Crystal Castles is a difficult game that some might find themselves bouncing off due to how unforgiving it can be at times — but persist and practice and you’ll find an enjoyable maze action game that plays excellently on Evercade.
This somewhat lesser-known spiritual successor to Missile Command is an absolutely excellent game, challenging you to blast missile bases on spinning planets — a seriously impressive graphical effect back in the day. Like Missile Command, success in Liberator is all about “leading” your shots and catching enemies in explosions rather than aiming directly at them — and things can get very hectic very quickly.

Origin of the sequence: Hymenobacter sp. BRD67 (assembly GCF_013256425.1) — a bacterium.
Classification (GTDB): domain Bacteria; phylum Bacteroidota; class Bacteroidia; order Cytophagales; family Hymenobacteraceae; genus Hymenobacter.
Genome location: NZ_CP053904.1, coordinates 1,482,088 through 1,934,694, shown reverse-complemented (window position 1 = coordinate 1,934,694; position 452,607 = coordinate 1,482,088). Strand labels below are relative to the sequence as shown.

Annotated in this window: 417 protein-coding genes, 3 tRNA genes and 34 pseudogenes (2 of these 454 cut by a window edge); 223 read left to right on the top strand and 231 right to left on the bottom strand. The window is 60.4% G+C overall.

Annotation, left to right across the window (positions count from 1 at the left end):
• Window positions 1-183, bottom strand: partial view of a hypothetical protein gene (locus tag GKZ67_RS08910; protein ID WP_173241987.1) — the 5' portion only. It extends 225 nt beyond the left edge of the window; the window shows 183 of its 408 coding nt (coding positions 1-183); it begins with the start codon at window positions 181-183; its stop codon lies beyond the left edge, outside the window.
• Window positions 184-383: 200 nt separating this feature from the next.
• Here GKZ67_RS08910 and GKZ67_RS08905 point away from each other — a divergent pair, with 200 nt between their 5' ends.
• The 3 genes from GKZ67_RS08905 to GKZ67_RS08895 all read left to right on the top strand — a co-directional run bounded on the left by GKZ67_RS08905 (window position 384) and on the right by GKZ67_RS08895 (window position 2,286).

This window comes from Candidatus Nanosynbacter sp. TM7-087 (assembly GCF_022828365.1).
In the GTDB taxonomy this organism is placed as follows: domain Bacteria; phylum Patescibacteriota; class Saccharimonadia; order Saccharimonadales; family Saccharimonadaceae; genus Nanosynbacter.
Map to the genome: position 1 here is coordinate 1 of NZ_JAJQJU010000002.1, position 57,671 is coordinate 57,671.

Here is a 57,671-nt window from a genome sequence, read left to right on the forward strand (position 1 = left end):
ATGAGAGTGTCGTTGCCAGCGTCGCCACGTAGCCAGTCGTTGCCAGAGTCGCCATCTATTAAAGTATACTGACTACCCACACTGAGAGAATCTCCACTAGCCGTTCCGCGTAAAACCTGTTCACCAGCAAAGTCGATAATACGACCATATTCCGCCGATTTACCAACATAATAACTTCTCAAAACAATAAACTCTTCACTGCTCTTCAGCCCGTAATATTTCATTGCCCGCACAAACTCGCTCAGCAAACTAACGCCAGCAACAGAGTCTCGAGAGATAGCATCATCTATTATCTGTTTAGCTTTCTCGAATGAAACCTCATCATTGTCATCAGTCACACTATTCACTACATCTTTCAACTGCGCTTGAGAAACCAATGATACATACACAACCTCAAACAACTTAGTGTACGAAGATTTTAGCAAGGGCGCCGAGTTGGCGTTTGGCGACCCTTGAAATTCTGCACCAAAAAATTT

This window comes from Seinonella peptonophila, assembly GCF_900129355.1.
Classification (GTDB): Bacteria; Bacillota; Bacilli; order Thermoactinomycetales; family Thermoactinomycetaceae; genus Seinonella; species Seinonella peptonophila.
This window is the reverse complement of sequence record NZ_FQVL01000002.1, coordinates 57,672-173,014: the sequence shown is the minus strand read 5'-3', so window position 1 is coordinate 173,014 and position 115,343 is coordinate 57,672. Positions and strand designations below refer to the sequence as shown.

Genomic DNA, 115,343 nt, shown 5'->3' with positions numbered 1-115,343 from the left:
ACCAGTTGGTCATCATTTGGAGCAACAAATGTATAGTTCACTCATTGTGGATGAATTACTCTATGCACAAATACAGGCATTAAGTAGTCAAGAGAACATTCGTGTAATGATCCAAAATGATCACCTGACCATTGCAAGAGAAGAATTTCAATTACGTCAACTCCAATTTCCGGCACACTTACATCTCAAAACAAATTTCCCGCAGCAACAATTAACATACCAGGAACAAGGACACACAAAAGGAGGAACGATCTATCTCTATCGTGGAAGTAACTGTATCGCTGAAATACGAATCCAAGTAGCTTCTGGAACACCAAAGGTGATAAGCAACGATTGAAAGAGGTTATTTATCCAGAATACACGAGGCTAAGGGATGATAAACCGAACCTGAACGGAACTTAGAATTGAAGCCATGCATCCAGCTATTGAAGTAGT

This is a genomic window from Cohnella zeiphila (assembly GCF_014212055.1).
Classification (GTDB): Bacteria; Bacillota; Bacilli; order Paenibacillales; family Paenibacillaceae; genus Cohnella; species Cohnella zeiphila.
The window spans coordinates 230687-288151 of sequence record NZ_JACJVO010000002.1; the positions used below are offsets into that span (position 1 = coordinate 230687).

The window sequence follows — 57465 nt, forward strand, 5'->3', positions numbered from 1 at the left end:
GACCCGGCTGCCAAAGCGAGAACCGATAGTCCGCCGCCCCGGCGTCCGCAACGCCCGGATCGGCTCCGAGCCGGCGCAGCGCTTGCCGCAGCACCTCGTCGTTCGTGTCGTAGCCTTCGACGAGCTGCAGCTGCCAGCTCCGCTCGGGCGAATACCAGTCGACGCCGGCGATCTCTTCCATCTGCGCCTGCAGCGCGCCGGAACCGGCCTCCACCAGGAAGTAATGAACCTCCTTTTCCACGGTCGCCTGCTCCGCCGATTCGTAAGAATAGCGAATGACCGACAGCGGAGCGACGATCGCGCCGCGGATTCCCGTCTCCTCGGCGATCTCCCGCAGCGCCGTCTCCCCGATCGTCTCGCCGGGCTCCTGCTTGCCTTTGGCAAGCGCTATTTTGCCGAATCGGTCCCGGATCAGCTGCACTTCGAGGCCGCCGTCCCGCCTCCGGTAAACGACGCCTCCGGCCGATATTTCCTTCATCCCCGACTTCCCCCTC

As with many of Atari’s early arcade games, the difficulty level arguably ramps up just a little too quickly to be comfortable for beginners, but put in a bit of practice and you’ll be recording impressive high scores before you know it — particularly as the score multiplier escalates rapidly as you progress through the levels.
Once again, the game doesn’t quite have the responsiveness of the original arcade cabinet’s trackball controller on Evercade, but the D-pad does a great job in allowing you to feel fully in control of what’s going on. As with some of Atari’s other early arcade games, some may find themselves bouncing off this one due to the initial difficulty factor — but as always, you’ll be surprised at how much further you can progress with just a little practice and getting to know the game’s mechanics.